The important thing here for you is to start out with something that is already working, and to make one change at a time until you have learned the ropes.  Once things start to work, make a point of understanding why you do what you do. 
 
post edited by Eric Christenson - 2017/06/06 21:13:29
#2
PStechPaul
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Re: PIC microcontrollers starter: I want to learn how to program a PIC micro 2017/06/06 21:53:51 (permalink)
+4 (4)
I was not familiar with the LPC1769 so I found this link:
http://www.embeddedartists.com/products/lpcxpresso/lpc1769_cmsis_xpr.php
 
It seems to be a relatively high-end product and possibly not well suited to a beginner, but generally you can easily build simple projects for a complex processor, and not vice-versa. It is an NXP Cortex microcontroller and thus not as familiar to many of us here on a Microchip forum. The Arduino is an Atmel AVR device and their chips are now part of the Microchip line, although perhaps not well supported (yet).
 
The PIC16F84A is a rather ancient device and I would not recommend it. It does not have any A/D or PWM, which are very useful. I like the 14 pin PIC16F684, but it is also old. Perhaps something like the PIC16F1614/18 would be a good device with very few limitations.
 
You might want to get the Microchip Curiosity board for about $20:
http://www.microchip.com/Developmenttools/ProductDetails.aspx?PartNO=DM164137
 
If you do choose a Microchip PIC, you will be sure to be able to get help here. Good luck with your education and projects.

 
#3
qhb
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Re: PIC microcontrollers starter: I want to learn how to program a PIC micro 2017/06/06 21:57:02 (permalink)
+5 (5)
I would suggest you start here:
Particularly: Mid-Range PIC tutorials - FREE SAMPLE
You have to register, but the basic tutorials are free.
 
The free ones are based around the PIC12F629, which is a more modern PIC than the elderly PIC16F84.
You can either try to buy a PIC12F629, or just work out what the minor changes are to use a PIC16F84 instead.
 
 
#4
katela
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Re: PIC microcontrollers starter: I want to learn how to program a PIC micro 2017/06/07 01:36:09 (permalink)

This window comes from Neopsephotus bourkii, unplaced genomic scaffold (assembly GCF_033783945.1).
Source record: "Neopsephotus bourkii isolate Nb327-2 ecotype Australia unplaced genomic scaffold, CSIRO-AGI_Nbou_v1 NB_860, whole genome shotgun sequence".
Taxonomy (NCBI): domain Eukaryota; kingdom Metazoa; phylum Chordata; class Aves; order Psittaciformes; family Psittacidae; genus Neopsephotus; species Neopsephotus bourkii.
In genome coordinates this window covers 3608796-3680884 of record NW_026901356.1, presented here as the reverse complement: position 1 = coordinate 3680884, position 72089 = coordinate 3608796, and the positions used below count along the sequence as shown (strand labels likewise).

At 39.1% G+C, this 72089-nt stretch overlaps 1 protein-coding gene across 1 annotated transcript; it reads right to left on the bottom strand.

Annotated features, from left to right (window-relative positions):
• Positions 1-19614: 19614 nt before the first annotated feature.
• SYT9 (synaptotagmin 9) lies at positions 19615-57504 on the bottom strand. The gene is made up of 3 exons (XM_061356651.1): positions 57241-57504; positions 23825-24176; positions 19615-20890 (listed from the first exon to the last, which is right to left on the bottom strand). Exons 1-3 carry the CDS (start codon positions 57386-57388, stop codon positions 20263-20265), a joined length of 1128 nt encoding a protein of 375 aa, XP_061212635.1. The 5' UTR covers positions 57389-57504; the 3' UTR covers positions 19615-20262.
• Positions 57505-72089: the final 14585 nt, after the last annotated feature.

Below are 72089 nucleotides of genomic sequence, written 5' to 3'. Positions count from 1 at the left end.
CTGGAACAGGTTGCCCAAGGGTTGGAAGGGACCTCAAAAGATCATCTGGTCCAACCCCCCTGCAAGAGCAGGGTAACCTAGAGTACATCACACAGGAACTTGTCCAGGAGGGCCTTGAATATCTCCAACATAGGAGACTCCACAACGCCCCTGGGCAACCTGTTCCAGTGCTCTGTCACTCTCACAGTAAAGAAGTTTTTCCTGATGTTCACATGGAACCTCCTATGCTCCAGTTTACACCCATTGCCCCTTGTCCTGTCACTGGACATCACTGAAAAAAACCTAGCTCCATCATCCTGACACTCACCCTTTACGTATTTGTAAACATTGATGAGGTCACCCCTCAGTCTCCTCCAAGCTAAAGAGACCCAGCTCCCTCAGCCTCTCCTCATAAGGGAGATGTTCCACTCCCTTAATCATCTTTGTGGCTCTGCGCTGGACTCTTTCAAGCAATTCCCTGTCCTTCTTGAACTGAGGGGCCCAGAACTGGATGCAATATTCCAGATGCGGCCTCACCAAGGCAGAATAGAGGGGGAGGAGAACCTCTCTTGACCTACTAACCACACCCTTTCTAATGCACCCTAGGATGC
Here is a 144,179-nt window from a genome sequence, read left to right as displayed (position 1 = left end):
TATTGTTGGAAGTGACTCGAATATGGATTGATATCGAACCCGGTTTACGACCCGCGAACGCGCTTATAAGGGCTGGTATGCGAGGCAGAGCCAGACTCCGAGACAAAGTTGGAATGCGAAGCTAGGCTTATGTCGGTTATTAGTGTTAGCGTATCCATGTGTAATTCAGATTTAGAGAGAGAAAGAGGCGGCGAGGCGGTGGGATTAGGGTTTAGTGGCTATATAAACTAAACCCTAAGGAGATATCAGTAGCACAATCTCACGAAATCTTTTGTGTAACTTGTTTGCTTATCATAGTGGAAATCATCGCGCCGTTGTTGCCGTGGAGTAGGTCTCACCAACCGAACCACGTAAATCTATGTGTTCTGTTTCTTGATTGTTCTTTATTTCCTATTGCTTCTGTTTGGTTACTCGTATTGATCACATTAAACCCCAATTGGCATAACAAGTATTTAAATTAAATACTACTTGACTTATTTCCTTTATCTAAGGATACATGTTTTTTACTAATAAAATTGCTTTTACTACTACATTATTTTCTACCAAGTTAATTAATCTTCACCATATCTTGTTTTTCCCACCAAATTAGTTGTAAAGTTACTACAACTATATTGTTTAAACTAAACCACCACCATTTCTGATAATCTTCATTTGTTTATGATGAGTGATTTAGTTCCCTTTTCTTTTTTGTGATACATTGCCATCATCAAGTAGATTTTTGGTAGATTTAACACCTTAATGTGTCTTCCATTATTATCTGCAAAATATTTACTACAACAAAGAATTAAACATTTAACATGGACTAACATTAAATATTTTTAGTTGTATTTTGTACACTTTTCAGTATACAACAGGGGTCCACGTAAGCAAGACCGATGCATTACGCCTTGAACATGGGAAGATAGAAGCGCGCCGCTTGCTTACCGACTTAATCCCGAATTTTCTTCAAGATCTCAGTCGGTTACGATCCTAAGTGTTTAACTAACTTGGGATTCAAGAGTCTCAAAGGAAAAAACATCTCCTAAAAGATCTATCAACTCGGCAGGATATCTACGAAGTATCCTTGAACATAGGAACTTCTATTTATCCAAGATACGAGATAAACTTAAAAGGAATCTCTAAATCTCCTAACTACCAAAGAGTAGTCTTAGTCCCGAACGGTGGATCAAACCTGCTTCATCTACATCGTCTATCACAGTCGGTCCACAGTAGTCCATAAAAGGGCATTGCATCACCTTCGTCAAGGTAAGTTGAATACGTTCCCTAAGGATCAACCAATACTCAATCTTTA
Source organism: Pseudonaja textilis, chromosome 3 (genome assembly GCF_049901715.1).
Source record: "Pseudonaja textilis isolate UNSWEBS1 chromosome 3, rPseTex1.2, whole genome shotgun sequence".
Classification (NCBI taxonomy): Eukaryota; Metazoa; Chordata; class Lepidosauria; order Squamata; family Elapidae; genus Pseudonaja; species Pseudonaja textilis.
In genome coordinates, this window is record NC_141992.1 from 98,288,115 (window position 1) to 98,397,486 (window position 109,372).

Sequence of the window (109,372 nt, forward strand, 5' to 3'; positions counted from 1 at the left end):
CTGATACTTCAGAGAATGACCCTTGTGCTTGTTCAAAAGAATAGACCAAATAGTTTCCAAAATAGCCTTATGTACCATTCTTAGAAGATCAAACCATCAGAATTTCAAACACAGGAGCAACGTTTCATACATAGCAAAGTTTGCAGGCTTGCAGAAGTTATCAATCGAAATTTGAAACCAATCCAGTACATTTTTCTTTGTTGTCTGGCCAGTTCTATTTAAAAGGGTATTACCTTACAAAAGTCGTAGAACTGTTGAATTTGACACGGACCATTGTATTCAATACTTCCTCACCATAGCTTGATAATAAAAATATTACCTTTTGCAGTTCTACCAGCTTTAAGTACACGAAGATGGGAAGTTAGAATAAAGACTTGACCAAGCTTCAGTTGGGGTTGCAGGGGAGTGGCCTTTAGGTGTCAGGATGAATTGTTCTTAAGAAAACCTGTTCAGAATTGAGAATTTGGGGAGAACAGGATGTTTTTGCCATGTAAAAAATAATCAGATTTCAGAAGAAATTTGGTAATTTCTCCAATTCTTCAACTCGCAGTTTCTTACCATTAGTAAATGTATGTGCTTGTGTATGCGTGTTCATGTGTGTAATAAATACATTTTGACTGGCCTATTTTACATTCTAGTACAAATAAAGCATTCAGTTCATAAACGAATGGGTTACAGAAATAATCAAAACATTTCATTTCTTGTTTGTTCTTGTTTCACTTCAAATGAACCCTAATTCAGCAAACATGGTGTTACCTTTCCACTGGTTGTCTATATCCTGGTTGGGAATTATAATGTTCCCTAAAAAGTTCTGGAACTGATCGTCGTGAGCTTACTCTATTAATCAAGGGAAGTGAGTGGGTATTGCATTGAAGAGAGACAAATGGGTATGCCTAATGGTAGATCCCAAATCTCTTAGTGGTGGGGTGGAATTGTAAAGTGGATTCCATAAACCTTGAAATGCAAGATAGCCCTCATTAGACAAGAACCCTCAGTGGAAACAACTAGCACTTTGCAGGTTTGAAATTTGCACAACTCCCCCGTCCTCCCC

+4 (4)
Start with Microchip curiosity board or any other good PIC board that you can afford in your area.
I would advice to learn using a new PIC model rather than old models which will limit you especially if you'd like to learn using MPLAB Code Configurator.
They are plenty of PIC tutorials online using C, your choices are very broad, I don't know why you said you can only find Assembly tutorials, the same goes for books as well. They are plenty. Try books by Prof Dogan Ibrahim. Most of his books are project oriented if it's what you are looking for.

Free online Microcontroller Tutorials and Projects for Hobbyists and students. From beginners to advanced. Website: www.studentcompanion.co.za
YouTube Tutorials: https://www.youtube.com/StudentCompanionSA
#5
Mysil
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Re: PIC microcontrollers starter: I want to learn how to program a PIC micro 2017/06/07 04:22:08 (permalink)
+5 (5)
Hi,
If you try to run older tutorial examples, calling for:
#include <plib.h>
It may be easier to install an older version of XC8 compiler, XC8 v1.33,
instead of trying to use plib together with the latest version of XC8 compiler.
Different versions of the C compiler may perfectly well remain installed together.
There is selection in MPLAB X GUI, which version of the compiler to use.
 
PIC16F84A is a very obsolete device that cannot be debugged in hardware.
With ...84A, you have 2 alternatives:
A;  Write code without bugs.
B;  Use a simulator.
There must have been some time passed since your instructors were taking lessons themselves.
 
I suggest you try to locate a PIC16 device with digit '1' following the  letter 'F'
PIC16F1xxx  or PIC16F1xxxx.  Any of those will be good for your use.
Any PIC16F... device in PDIP package may be used on a solderless breadboard,
with connections to PICkit 3.
 
If you run into a PICkit 3 Debug Express, it is a package with a PICkit 3, USB cable and a small board, go for it.
The PICkit 3 may be used with practically any PIC device you are likely to find.
 
If you run into a PICkit 2 Starter Kit, it is what I started with, and still use for some purposes.
 
The Newest development boards: 'Curiosity ...' have a 'PICkit 3' built in (on the underside of the board),
then you do not need a separate PICkit 3.
 
Regards,
   Mysil
#6
Eric Christenson
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Re: PIC microcontrollers starter: I want to learn how to program a PIC micro 2017/06/07 19:14:41 (permalink)
+4 (4)
For Marcus, I suggest:  Go simple, go complete, go current. 
That is, a curiosity board is a good starter, especially with the Pickit3 integrated (so it's complete), and go current, that is, don't fool with obsolete chips.
 
Once you have that working, you can start to build the hardware you want and start upgrading the CPU when you find it's not easy to do whatever you have in mind.  Stepwise refinement is the key.